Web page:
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Prognosis of cancer patients in the intensive care unit

Neil Freedman, MD
Section Editors
Polly E Parsons, MD
Paul J Hesketh, MD
Adrienne G Randolph, MD, MSc
Deputy Editor
Geraldine Finlay, MD


Intensive care unit (ICU) admission may be required in patients with cancer for management of acute illnesses associated with the underlying malignancy or complications of therapy including those associated with hematopoietic cell transplantation (HCT).

Admission to an ICU is a traumatic event for cancer patients and their families. Discussion of the prognosis of cancer patients in the setting of a critical illness is a key factor for making clinical decisions in the ICU. The prognosis of critically-ill patients with cancer and factors that determine their mortality are discussed in this topic.

The prognosis of critically ill patients without cancer who have respiratory failure, renal failure and sepsis are discussed separately. (See "Acute respiratory distress syndrome: Prognosis and outcomes in adults" and "Overview of the management of acute kidney injury (acute renal failure)", section on 'Prognosis' and "Prevention and management of acute kidney injury (acute renal failure) in children", section on 'Prognosis and outcome of acute kidney injury (AKI)' and "Sepsis syndromes in adults: Epidemiology, definitions, clinical presentation, diagnosis, and prognosis".)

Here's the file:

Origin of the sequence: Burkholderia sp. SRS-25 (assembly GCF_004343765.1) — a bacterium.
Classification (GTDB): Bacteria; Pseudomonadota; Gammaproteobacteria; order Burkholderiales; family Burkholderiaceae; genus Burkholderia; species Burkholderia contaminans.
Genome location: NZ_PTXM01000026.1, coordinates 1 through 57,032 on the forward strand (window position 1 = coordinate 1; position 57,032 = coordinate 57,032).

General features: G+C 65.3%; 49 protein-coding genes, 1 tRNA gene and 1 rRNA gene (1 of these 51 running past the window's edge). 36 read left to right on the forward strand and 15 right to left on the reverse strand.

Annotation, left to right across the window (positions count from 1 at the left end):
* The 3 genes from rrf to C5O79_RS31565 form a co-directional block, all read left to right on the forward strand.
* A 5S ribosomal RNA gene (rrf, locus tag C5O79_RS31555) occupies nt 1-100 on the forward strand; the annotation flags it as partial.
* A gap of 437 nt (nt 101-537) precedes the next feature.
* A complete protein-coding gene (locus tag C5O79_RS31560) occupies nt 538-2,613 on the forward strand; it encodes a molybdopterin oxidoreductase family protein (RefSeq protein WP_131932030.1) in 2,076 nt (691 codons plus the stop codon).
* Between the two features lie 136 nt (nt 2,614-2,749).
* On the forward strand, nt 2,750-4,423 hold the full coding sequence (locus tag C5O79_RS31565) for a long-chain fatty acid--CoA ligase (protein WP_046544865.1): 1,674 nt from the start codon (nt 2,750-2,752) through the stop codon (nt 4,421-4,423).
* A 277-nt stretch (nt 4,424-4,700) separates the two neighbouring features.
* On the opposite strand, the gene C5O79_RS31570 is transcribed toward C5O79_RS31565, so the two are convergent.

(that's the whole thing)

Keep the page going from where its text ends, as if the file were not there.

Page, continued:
Patients with malignancy are at risk for acute life-threatening illnesses that require intensive care unit (ICU) admission. Leukemia and lymphoma are the most common hematologic cancers encountered in the ICU and lung cancer is the most common solid tumor in adults [1]. In addition, as many as 40 percent of allogeneic hematopoietic cell transplant (HCT) recipients develop one or more complications where transfer to an ICU is indicated [2-5].

Indications for ICU admission can be cancer-related (eg, critical organ infiltration, pulmonary embolus), treatment-related (eg, sepsis or drug toxicity) or due to co-morbid illnesses (eg, kidney disease, heart failure, COPD exacerbation). However, consistently, the most common reason for ICU admission in cancer patients is acute organ failure, usually one or more of the following [2-4,6-23]:


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Literature review current through: Sep 2016. | This topic last updated: Feb 5, 2016.
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